In mid-April, music producer Rick Beato, who has a loyal Youtube subscriber following of 3 million strong, included Owen Beverly’s song “For Mia” in his series This Song Should Have Been Massive. So far, the episode’s been viewed nearly 500,000 times and has driven plenty of folks back to live videos of Beverly on SceneSC’s Youtube channel.
Although “For Mia” wasn’t the massive hit that it could have been, Beverly’s newfound attention is opening the door for new fans to discover his other works and giving him a chance to reintroduce himself.
All the attention to Beverly’s past comes when he’s looking to the future, the distant future even, working towards releasing his latest project — “Here Today Gone Today,” an 18-minute film from Indianola due out this year. More than just a film, Beverly describes his new work with visual artist Curtis Wayne Millard as an “abstract and sci-fi futuristic project.” The Beato effect comes at a great time when he can grab fans from different inflection points in his 20-year music career and guide them to his latest work.
The timing is also a blessing after the release of his 2019 album “Kiss Tomorrow Goodbye” was largely stunted by the pandemic in 2020. The band was set to play the High Water Music Festival — an event hosted by Charleston act Shovels and Rope, who Beverly is close with — when the festival was canceled and didn’t resume until this year.
Leading up to the release of the “Here Today Gone Today” film, Beverly is releasing live performances from his past projects, including “Legs and Scars” seen here today.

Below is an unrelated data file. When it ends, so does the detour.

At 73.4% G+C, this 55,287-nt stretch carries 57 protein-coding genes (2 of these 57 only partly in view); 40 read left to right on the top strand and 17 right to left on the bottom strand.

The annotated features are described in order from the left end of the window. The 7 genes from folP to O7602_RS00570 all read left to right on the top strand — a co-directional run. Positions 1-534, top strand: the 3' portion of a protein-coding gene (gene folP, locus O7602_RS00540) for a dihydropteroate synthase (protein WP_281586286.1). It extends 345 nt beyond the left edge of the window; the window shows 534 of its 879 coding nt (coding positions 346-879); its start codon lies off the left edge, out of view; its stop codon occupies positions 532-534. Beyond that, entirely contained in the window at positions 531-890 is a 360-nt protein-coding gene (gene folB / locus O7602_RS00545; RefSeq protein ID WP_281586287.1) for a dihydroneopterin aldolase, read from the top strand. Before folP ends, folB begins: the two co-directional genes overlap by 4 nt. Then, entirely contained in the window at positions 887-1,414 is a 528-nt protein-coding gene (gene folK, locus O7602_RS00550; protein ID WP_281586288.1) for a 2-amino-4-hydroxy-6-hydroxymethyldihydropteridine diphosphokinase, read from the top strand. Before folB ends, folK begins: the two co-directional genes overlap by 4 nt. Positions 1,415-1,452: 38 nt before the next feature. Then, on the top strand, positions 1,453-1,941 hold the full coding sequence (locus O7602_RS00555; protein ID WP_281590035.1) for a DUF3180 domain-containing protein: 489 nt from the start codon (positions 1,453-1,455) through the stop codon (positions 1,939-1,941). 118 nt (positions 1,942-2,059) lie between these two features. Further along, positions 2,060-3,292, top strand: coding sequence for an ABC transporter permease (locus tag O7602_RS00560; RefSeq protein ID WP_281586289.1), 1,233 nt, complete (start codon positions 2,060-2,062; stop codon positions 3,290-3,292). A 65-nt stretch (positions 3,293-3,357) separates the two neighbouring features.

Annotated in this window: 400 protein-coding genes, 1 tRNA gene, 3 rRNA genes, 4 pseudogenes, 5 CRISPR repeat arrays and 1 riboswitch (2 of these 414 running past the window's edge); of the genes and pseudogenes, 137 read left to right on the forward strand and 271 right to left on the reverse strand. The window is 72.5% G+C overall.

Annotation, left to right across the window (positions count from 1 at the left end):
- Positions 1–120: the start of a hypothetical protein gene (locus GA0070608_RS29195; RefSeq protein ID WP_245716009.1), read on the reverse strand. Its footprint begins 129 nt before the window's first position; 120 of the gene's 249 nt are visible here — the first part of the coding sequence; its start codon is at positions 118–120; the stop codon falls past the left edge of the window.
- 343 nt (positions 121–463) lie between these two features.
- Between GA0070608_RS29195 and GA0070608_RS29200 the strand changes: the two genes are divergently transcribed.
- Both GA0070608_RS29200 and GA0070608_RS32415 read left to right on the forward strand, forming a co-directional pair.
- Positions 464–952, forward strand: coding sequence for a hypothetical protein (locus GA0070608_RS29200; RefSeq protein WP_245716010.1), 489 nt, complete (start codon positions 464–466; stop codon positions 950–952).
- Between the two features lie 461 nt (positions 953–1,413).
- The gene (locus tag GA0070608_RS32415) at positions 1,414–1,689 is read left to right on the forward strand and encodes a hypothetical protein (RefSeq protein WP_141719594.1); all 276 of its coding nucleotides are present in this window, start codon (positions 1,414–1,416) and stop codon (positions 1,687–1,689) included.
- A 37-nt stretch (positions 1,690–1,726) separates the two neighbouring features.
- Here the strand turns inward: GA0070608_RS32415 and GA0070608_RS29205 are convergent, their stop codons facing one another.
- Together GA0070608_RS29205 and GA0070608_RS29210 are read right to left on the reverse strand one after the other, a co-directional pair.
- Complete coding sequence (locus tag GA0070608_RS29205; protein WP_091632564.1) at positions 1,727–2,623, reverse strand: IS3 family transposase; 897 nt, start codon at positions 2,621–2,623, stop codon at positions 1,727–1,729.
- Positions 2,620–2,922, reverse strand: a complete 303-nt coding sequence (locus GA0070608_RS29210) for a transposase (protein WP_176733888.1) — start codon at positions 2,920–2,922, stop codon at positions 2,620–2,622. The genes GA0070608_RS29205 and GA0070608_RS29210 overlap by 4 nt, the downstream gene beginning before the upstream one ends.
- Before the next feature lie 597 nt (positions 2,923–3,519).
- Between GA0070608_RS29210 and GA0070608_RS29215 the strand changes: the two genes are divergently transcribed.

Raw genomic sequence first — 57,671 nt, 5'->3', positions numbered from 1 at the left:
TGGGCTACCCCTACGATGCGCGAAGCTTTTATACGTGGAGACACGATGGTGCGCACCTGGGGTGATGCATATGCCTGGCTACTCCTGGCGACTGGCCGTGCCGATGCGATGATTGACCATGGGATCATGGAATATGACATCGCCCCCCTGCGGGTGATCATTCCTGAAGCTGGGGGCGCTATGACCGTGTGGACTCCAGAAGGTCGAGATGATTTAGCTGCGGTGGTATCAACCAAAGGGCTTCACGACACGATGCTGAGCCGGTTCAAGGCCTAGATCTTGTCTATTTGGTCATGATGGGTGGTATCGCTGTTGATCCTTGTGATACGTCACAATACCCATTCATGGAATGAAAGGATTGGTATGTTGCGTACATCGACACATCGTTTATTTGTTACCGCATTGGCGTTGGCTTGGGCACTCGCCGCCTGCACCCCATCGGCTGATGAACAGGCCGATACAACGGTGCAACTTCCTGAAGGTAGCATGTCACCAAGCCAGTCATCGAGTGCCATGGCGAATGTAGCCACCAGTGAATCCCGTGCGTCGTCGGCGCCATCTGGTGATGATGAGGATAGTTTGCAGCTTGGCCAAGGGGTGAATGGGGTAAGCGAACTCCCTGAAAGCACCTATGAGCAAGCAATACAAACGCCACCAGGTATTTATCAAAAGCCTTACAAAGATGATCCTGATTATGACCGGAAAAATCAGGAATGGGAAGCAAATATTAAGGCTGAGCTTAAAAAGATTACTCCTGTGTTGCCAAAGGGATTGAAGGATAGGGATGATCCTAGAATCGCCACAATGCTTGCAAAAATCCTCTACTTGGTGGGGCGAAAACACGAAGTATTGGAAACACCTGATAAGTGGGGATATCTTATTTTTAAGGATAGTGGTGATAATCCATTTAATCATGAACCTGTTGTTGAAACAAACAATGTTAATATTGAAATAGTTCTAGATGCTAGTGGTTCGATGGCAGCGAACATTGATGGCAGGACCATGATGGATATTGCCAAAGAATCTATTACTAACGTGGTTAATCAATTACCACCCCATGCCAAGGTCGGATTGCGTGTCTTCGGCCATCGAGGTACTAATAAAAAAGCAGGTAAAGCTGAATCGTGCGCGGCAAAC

We first came across “Legs and Scars” via a burned CD handed to us at Rosewood Crawfish Festival in 2009. Labeled under the project Tent Revival, the song became a song of lore in our music circle back then. That CD was burned and passed around for months before we put together our 20TEN SceneSC Sampler, where it appeared as the intro track. This site named it the South Carolina song of the year in 2009, along with Free Times calling it the finest song to come out of the state that year.
Since that release, the song has been covered by a bevy of musicians from South Carolina and beyond. In this live performance, Beverly channels his emotions from years ago as he visits his past in this song. “Legs and Scars” compared to his latest work sounds light-years apart. While his voice, sense of melody, and capturing lyrics stay the same, the four-minute journey that “Legs and Scars” takes you on is minor compared to the epic 18-minute visual and audible journey of his latest work.
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